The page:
For long trips this means leaving at dawn or not long after; you want to plan to arrive by mid-afternoon. In case of delays, which are common, this provides a margin of a couple of hours to allow for a daylight arrival.
Organized crime is a fact of life in Guatemala; occasionally drivers who don’t pay off gangsters are targeted. If there’s a holdup, this can affect passengers as well, so pay attention to advisories from authorities such as the US State Department on areas to avoid. More important, talk to local people in Guatemala, such as hotel managers and shopkeepers, to seek safety advice. Generally speaking, well-traveled routes such as the highway leading from Guatemala City to Quetzaltenango tend to be safer than remote rural roads in areas with few tourists.
Whether you travel on chicken buses or shared van shuttles, don’t bring valuables such as jewelry, which advertise you as a wealthy foreigner. And don’t show or count large amounts of money in public; carry small bills.
Often the best balance of time, money, and safety is a shared van. These cater to travelers and will pick you up, for example, at your hotel in Antigua and drop you at your hotel in Panajachel (Q193/US $25 as of April 2022, about three times as expensive as the chicken buses).
On this popular route, the van will probably stop at other hotels to pick up fellow travelers, making the trip in about three hours. This will save time and a transfer: if you take a chicken bus from Antigua to Panajachel, you’ll probably have to disembark at Encuentros, then a board different bus down to Pana.
A service called GuateGo lists van shuttles throughout the country, but there may be other van options not listed here.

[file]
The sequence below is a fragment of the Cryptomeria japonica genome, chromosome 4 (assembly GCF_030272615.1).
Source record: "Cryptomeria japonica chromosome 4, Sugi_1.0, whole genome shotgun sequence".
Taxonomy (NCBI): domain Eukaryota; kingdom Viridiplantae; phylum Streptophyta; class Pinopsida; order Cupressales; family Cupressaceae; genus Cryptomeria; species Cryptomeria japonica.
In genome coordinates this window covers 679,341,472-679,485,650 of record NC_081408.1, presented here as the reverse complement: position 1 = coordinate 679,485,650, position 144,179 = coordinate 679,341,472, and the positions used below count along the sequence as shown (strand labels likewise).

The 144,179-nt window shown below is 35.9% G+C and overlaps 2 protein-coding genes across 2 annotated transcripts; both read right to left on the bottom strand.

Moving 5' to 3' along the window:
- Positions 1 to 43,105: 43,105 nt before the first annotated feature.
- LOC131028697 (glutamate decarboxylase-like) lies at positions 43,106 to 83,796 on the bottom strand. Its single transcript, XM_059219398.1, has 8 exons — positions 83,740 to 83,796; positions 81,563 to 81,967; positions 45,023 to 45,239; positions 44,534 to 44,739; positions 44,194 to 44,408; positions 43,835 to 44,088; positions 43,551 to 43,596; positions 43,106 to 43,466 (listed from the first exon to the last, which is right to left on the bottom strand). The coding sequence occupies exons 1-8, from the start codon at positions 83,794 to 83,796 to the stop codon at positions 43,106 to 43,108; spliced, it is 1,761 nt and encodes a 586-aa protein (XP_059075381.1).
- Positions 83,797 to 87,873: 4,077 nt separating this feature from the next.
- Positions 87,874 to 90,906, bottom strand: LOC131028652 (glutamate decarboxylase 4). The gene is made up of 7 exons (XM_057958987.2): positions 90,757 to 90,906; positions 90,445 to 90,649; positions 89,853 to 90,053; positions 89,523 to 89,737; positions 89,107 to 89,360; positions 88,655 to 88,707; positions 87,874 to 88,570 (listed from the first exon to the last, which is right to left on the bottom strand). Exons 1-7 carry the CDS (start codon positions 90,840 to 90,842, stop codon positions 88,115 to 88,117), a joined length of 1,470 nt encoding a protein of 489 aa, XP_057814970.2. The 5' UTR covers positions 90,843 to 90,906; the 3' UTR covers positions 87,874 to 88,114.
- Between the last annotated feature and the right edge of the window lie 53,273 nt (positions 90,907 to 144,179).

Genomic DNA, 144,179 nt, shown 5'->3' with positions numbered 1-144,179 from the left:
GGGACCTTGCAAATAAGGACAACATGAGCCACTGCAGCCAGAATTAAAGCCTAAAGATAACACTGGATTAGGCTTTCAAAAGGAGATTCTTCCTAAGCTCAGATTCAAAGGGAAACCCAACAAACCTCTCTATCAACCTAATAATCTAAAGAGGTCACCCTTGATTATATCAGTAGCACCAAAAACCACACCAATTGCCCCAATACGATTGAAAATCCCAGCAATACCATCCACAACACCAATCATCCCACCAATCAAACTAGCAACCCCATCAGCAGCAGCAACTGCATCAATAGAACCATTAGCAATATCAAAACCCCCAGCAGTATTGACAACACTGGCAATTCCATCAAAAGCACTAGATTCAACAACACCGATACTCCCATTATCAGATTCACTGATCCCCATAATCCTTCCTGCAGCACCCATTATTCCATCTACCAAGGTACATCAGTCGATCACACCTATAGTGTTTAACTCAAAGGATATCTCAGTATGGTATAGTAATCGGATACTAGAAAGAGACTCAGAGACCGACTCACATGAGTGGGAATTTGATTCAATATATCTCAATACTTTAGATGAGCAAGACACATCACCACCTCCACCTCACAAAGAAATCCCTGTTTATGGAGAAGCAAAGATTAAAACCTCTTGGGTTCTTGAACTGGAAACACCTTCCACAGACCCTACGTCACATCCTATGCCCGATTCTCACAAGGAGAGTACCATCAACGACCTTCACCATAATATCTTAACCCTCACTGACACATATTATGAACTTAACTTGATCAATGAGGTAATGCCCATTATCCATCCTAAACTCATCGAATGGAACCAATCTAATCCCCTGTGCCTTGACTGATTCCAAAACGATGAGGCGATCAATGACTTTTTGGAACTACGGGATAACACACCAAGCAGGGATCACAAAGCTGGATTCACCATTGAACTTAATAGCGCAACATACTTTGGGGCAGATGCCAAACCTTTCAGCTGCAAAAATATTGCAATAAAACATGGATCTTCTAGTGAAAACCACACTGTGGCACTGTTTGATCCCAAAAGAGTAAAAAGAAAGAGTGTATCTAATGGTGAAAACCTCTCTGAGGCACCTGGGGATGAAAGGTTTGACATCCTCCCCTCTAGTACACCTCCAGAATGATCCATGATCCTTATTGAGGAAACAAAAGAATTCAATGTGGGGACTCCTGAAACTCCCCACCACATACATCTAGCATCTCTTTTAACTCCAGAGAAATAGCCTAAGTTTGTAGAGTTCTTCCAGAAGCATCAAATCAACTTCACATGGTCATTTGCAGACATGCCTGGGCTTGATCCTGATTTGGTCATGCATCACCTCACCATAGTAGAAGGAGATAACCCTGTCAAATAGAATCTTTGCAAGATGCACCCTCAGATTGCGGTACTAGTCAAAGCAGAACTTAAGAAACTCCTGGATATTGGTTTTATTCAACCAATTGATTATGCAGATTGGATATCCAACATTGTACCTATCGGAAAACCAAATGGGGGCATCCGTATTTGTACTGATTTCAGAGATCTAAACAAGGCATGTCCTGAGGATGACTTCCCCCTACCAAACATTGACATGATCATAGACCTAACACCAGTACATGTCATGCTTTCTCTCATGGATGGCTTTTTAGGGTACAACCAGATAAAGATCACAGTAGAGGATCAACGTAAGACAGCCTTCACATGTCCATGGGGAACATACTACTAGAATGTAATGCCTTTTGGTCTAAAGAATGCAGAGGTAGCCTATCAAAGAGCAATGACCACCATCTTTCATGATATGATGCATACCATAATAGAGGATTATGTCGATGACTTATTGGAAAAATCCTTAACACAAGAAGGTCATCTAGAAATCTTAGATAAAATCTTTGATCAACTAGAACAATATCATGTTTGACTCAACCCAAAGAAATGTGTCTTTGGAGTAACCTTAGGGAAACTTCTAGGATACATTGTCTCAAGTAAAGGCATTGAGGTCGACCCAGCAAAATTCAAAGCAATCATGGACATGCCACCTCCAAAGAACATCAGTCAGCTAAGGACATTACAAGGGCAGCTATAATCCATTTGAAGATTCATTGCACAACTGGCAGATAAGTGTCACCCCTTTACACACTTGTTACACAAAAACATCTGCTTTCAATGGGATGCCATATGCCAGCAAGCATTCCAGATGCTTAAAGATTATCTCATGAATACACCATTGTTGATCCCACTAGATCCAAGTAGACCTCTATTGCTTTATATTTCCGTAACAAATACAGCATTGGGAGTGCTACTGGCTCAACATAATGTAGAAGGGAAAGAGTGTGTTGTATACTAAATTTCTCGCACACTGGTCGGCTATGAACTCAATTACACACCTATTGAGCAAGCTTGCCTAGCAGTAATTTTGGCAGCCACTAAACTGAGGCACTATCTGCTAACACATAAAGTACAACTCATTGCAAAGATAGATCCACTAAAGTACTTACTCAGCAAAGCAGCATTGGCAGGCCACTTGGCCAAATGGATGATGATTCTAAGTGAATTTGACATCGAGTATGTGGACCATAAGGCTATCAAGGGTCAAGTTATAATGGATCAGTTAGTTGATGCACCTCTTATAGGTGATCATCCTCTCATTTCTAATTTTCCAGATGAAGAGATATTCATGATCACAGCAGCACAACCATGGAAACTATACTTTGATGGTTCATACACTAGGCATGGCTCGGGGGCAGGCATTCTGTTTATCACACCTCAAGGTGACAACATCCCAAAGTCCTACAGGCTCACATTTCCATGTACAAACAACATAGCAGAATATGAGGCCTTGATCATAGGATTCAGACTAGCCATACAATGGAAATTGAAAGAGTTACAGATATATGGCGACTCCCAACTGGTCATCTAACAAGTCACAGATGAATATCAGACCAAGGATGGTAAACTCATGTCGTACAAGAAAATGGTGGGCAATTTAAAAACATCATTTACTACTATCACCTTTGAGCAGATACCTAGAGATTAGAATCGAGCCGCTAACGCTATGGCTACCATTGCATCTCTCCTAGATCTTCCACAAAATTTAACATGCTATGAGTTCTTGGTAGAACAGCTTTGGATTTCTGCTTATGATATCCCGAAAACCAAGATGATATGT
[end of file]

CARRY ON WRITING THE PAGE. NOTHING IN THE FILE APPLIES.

GuateGo is a good option for arrival at Guatemala’s airport. I recommend getting out of the city the same day and staying in the walkable colonial town of Antigua. The ride takes 50 minutes if there’s no traffic, an hour or more if you hit congestion. Try to book a flight that touches down in Guatemala between dawn and 4pm so you have time to get to Antigua in daylight. Overnight flights that arrive early morning can be a good option if you don’t mind a red-eye.
You can book an airport shuttle through Viator.
To see the remarkable Mayan ruins at Tikal, the best option is the hourlong flight from Guatemala City (usually Q770/US $100 or more roundtrip) if you can afford that. A Greyhound-style bus trip (these have toilets) may be as little as US $25, but it’s an arduous 10-hour ride. Some buses travel overnight; locals say these are relatively safe as the route is well patrolled.
And yes, Uber has come to Guatemala. Uber serves Guatemala City and you can book an Uber driver in advance to pick you up at the airport. Uber cars rarely have the audacious colors or blaring music of chicken buses, but they’ll zip you directly to your destination.
Cars and vans are available to rent in Guatemala, but this is not recommended until you’ve been in the country for some time and become familiar with its roads and aggressive driving style.